Friday, January 11, 2008

Delhi techie blogs to pay for studies aborad

Blogger Ankur Shankar has a mission - to blog his way to the London School of Economics (LSE). The 25-year-old techie in NOIDA wants to study economics at LSE. He has an admission offer, but no funds. Ankur is hopeful that his blog would raise ad revenue to pay for his studies in London.

It works this way. Google’s Adsense places assorted ads on Ankur’s blog. His earnings are related to the number of hits his blog gets; and the ‘clicks’ for a specified ad. Online advertising in India represents about 10 percent of the companies' overall advertisement budgets, according to Business Standard. Media pundits reckon this form of marketing has huge potential; it has scope for ‘contextual advertising’ that seeks to match buyers with sellers in a meaningful way.

Advertisements appearing on blogs are chosen to flog products and services that would interest the niche readership of a given blog. Ankur posts short stories, on a daily basis; a story a day for 180 days. Ankur’s blog – The Million Dollar Story – is a six-month project that started in December last. He needs to raise $1,10,000, by May-end, so as to enable him to join the two-year M Sc course in Economics, starting at LSE in July, 2008. It is reckoned he would need a million page-views a month, for the next five months.

Whether Ankur’s Million-dollar-story would raise a million page views a month is a mega question. Undoubtedly, his endeavour has evoked much word-of-blog support and several bloggers have put Ankur on their blogroll. What gets him readers, however, would depend on the appeal of Ankur’s posts. The blogger is set to turn out a story a day; and he reportedly spends some three hours every evening on his blog post, apart from holding a day job.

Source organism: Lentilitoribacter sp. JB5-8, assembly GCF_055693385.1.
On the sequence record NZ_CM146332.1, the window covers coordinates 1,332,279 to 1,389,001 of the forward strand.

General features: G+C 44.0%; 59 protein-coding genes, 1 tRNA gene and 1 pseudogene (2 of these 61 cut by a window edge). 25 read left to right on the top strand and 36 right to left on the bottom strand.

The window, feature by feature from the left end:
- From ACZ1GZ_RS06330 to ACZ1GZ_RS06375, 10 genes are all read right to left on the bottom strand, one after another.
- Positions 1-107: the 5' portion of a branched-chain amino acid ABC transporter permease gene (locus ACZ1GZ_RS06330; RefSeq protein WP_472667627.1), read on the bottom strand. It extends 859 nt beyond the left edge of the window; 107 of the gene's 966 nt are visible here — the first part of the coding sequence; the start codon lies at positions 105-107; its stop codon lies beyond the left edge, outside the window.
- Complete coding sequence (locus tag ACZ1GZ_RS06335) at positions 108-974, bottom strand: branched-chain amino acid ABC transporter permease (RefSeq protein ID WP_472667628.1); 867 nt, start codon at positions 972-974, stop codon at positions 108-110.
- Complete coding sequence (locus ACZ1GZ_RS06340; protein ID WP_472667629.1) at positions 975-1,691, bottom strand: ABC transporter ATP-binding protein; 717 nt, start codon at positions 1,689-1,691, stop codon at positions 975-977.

A reader’s comment left on a recent post says it all – “…effort is highly commendable, but you need to take more time and write better stories; your stories haven’t excited me to come back and read another one”. It occurs to me that Ankur, instead of slogging it out on his own, could take on board a bunch of bloggers contributing posts to his blog. This could be a way to boost page-views; and the contributing bloggers would have the satisfaction of furthering Ankur’s cause.

In the last five weeks Ankur’s blog has raised a little more than $300, creditable in itself, but it doesn’t look as if it would take him anywhere close to the target figure. Ankur is, however, hopeful that the buzz his blog generates among bloggers and in the mainstream media would get him noticed by a corporate sponsor. And he promises to work for any company that sponsors his LSE course, for five years after his graduation.

Cross-posted in SiliconIndia, Desicritics

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